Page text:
He quickly grabbed her hand and pulled it toward him for closer inspection. “Silly me, how did I forget the third reason?” His gaze returned to her face as hurt and betrayal dueled for top billing.

Dr. Turner pulled her hand out of his grasp. “Now that you’ve satisfied your curiosity, can we get down to the reason you’re here?”

“Sure. But I’m still waiting for the name of this lucky bastard, and where I can find him so that I can wring his neck.”

“Mr. Hinton—”

“It’s still Quentin.”

“Is this going to be problem?”

“What, you bailing on me too, so that you can participate in this ridiculous institution?”

“Who said anything about my bailing on you? You’re the one who stopped coming to your therapy sessions. I could look at that as you bailing on me.”

“All right. I’m back. Now you can give this clown back his ring.”

“Reginald is not a clown.”

“Reginald?”
He laughed. “You’re marrying someone named Reginald?”

Her brows arched above her eyes. “There’s nothing wrong with the name
Reginald.
He’s a very respectable and distinguished doctor in his field.”

“Oh, respectable
and
distinguished.” Quentin rolled his eyes. “That’s another way of saying comfortable and reliable.” He moved toward her and crowded her space. “Tell me, how is old Reggie in the sack?”

Dr. Turner gasped and stepped back. “Careful, Mr. Hinton! You’re in dangerous territory.”

He smirked and erased the space she’d put between them. “Does that mean I’ll get a spanking if I don’t behave?”

“No, it means I’ll have to terminate this and any future sessions. And I won’t hesitate to do so.”

After his therapist’s declaration, Quentin stood his ground, engaging in a staring contest to see whether she was serious or not.

She was
.

He exhaled a long breath and then slowly gave her a lazy smile. “Well, I had to give it the old college try. Congratulations are in order.”

Dr. Turner drew in a deep sigh of relief as if she’d narrowly escaped a predator. “Thank you. Now would you like to take a seat?”

Q weighed the question in his head as his gaze bounced from the chaise to the door—and then to a frowning Alyssa. “Well, since I’m here.” He walked toward the chaise and then stretched out.

Dr. Turner took her usual chair and picked up her ever-ready notepad. “So what would you like to discuss today?”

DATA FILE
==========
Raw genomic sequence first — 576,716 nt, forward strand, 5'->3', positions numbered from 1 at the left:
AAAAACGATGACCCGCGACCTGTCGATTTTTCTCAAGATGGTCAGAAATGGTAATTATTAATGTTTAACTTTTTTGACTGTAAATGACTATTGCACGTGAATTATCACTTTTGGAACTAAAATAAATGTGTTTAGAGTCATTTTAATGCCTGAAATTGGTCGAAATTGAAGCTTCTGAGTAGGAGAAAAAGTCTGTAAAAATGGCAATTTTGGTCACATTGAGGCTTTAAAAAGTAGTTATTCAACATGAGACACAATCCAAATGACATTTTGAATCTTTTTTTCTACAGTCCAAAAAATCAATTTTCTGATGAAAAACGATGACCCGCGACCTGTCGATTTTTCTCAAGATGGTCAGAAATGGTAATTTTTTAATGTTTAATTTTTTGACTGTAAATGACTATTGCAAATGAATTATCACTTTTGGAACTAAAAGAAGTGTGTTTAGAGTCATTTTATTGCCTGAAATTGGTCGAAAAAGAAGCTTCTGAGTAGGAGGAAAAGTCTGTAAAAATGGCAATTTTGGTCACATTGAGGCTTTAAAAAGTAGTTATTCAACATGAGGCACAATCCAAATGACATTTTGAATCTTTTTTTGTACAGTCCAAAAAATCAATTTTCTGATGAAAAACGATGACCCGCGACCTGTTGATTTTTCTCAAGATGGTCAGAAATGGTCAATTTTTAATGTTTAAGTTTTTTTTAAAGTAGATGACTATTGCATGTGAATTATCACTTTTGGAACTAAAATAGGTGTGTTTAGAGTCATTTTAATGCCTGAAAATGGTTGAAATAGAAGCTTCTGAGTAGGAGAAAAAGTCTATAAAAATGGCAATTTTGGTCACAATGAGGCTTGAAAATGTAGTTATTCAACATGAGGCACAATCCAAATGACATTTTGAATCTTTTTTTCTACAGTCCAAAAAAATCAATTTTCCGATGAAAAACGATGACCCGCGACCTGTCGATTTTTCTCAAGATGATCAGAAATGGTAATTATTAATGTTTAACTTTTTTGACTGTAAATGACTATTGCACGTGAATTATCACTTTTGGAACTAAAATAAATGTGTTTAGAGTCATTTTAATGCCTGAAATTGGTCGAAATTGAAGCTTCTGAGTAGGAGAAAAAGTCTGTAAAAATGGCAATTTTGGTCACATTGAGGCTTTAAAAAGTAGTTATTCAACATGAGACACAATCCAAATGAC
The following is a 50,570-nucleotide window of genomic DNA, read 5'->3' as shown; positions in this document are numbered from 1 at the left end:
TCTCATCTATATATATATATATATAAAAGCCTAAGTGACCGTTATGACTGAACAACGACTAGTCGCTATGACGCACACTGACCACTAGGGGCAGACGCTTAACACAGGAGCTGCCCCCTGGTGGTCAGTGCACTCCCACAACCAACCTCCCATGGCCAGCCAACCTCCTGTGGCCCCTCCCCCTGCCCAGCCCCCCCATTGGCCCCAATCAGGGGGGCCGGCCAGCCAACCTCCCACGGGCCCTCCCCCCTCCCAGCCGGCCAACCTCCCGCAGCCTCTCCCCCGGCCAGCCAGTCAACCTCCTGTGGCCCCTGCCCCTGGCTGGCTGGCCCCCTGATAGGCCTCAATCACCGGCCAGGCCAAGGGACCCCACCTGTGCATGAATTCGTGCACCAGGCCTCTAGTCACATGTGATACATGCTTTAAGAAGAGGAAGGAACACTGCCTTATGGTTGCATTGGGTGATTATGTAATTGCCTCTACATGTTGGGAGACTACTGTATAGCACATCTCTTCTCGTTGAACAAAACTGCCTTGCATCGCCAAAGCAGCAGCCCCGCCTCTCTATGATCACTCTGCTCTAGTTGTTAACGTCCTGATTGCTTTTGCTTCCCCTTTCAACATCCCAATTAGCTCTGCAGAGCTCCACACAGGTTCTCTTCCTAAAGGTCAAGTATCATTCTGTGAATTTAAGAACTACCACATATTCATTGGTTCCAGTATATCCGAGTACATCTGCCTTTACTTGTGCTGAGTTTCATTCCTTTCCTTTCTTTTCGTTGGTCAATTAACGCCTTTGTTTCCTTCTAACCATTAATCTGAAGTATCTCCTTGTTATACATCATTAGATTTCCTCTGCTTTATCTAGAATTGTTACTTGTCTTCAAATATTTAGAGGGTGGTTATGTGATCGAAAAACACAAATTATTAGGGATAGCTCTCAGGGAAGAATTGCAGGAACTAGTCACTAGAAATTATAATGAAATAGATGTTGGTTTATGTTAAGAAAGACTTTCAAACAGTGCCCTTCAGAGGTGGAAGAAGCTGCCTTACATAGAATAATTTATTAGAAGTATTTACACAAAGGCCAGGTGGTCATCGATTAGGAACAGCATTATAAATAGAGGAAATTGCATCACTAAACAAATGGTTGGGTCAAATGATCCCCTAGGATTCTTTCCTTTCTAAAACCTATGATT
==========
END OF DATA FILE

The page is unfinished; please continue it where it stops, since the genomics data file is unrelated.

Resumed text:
“You mean, other than my abandonment issues? My war against love? Or these crazy dreams I keep having?”

“Dreams? What sort of dreams?”

“What else—wedding dreams.”

“You’ve been dreaming about weddings?”

“Hell, that shouldn’t be much of a surprise, considering how everyone keeps dropping to their knees and popping the big question. I swear, love has become a global epidemic that, quite frankly, some scientists need to hurry up and make a pill to eradicate.”

“That’s a bit extreme, isn’t it?”

“Humph. Not from where I’m standing. My once-devout bachelors-for-life are dropping like flies at the slightest whiff of a woman’s perfume. All my dogs have traded in their Milk-Bones for collars and short leashes. And, get this, they’re happy to stay and play in their own backyard. What kind of madness is this?”

“All right. So, no love. No marriage. It’s just you and your cousin Jeremy living the bachelor lifestyle from here till eternity?”

“Ha!” Quentin rolled his eyes.

“Problem?”

“Yeah. My family is nothing but a bunch of Judases.”

“Oh. So you lost the last member of your boys’ club?” Quentin grumbled.

Dr. Turner laughed.

“Maybe I need to just change doctors,” Quentin mumbled under his breath.

“No. No. Please. I
have
to hear this story.”

Quentin rolled his eyes.

“You might as well tell her,” Alyssa said, shrugging. “Who knows? It might help.”

“Fine.” Quentin shrugged. “After my so-called best friend, Xavier, decided to jump the broom, Atlanta sort of…lost its luster. So I figured I’d just hop a plane and go find me a California girl.”

BOOK: King's Pleasure